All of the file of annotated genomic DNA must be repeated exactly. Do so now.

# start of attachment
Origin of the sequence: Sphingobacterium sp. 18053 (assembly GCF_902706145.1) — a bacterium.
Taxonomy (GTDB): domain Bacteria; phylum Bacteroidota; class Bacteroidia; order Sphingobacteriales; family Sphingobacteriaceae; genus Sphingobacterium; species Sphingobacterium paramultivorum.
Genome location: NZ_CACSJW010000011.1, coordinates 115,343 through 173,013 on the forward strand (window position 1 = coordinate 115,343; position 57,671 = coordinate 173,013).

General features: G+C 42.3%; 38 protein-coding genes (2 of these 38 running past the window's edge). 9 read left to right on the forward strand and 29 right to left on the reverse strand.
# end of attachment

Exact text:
Origin of the sequence: Sphingobacterium sp. 18053 (assembly GCF_902706145.1) — a bacterium.
Taxonomy (GTDB): domain Bacteria; phylum Bacteroidota; class Bacteroidia; order Sphingobacteriales; family Sphingobacteriaceae; genus Sphingobacterium; species Sphingobacterium paramultivorum.
Genome location: NZ_CACSJW010000011.1, coordinates 115,343 through 173,013 on the forward strand (window position 1 = coordinate 115,343; position 57,671 = coordinate 173,013).

General features: G+C 42.3%; 38 protein-coding genes (2 of these 38 running past the window's edge). 9 read left to right on the forward strand and 29 right to left on the reverse strand.